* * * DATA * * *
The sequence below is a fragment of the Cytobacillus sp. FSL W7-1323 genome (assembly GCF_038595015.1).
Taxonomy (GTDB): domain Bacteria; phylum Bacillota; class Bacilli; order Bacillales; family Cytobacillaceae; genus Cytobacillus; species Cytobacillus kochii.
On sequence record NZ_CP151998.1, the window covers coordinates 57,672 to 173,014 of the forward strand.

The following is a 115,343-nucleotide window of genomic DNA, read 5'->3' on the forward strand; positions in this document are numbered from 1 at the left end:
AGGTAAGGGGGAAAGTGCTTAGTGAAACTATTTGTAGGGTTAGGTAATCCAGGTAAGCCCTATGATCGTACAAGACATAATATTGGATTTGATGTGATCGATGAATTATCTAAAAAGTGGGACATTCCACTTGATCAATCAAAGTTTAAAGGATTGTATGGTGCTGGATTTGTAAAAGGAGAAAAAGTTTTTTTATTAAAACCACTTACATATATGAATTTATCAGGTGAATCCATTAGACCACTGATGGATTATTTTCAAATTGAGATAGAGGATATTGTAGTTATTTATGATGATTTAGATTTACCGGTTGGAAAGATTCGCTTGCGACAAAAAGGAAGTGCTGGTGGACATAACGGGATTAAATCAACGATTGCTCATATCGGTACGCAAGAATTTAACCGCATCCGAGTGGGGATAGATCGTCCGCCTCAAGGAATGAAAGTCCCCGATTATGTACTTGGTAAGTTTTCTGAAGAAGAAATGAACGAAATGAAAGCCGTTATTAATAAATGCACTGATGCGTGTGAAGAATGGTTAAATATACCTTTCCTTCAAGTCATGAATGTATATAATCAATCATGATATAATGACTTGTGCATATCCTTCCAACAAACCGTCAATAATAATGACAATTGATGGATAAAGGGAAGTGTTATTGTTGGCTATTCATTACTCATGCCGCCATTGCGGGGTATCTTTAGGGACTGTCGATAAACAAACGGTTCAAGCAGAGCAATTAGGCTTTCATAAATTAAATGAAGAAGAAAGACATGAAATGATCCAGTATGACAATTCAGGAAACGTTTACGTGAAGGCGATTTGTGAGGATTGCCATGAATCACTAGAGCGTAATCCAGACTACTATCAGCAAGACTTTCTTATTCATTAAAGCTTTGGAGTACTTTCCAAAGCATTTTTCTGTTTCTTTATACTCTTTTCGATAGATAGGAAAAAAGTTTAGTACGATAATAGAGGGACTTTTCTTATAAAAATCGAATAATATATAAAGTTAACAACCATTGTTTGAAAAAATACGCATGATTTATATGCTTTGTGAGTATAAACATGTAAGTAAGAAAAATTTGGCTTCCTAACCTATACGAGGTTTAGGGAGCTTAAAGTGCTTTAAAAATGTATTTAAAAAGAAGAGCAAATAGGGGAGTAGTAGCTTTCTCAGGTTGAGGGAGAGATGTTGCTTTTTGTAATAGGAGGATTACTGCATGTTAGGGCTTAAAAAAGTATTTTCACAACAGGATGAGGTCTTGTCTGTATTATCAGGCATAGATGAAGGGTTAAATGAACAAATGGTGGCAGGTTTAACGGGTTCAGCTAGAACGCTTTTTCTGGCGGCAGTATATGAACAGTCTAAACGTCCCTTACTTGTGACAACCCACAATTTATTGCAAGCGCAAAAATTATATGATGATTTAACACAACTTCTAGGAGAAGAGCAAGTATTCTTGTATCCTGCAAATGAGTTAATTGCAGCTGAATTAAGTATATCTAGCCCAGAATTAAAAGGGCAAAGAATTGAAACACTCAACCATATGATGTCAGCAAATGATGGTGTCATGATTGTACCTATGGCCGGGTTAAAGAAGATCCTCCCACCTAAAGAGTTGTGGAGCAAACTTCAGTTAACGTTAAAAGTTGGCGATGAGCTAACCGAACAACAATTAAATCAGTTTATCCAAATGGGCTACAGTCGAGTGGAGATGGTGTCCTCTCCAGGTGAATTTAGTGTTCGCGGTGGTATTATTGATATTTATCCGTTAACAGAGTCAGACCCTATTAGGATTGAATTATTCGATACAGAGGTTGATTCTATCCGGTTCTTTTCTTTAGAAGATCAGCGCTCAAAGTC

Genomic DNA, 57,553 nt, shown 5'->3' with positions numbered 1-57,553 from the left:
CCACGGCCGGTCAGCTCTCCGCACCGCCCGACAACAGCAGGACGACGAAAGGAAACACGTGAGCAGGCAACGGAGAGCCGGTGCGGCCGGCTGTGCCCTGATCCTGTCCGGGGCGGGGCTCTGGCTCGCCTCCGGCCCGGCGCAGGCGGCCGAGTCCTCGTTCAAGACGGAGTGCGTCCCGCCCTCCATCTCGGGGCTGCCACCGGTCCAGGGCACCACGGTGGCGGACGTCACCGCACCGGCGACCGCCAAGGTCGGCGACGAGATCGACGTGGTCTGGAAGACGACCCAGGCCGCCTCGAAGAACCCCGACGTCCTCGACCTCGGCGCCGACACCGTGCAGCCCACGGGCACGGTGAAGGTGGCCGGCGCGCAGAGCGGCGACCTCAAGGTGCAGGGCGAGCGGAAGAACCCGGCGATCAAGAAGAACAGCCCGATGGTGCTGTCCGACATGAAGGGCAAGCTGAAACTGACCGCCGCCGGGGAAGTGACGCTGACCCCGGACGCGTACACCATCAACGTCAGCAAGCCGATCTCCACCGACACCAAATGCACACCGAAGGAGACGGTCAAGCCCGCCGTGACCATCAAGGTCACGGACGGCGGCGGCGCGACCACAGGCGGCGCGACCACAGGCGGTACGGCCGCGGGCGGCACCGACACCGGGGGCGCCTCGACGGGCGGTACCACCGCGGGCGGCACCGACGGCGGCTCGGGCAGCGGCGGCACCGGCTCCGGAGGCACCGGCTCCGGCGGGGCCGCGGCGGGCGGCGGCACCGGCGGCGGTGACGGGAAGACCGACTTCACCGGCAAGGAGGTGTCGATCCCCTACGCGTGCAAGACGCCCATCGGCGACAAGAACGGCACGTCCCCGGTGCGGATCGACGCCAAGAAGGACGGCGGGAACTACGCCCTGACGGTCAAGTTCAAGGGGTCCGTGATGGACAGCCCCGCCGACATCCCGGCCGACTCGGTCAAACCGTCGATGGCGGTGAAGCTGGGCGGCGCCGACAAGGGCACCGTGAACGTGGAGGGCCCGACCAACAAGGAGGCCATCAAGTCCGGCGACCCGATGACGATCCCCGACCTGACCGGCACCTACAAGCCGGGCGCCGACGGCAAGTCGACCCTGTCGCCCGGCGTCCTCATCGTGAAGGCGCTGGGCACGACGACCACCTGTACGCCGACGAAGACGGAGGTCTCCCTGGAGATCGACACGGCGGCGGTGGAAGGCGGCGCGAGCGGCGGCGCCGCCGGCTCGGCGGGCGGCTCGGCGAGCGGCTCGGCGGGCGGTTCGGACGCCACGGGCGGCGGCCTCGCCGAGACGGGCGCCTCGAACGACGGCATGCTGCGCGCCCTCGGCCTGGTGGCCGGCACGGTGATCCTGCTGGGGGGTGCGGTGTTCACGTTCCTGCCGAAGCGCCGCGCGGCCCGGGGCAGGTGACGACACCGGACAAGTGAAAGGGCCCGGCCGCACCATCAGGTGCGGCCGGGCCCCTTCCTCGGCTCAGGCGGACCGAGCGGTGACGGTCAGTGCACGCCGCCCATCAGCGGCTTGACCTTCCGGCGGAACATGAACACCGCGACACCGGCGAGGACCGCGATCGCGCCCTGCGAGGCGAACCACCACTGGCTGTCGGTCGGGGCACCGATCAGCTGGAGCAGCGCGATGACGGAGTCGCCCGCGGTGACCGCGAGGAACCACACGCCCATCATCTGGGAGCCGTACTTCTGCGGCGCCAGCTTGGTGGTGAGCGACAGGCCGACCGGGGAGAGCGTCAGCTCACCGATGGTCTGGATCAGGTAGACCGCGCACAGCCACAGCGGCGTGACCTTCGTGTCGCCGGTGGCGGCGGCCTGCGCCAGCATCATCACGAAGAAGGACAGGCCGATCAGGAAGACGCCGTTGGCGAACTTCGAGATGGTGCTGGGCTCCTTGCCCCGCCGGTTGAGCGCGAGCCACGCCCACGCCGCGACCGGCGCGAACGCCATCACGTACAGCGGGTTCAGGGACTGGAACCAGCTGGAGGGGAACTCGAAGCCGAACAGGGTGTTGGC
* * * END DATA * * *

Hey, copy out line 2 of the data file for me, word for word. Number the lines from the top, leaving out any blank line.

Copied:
Taxonomy (GTDB): domain Bacteria; phylum Bacillota; class Bacilli; order Bacillales; family Cytobacillaceae; genus Cytobacillus; species Cytobacillus kochii.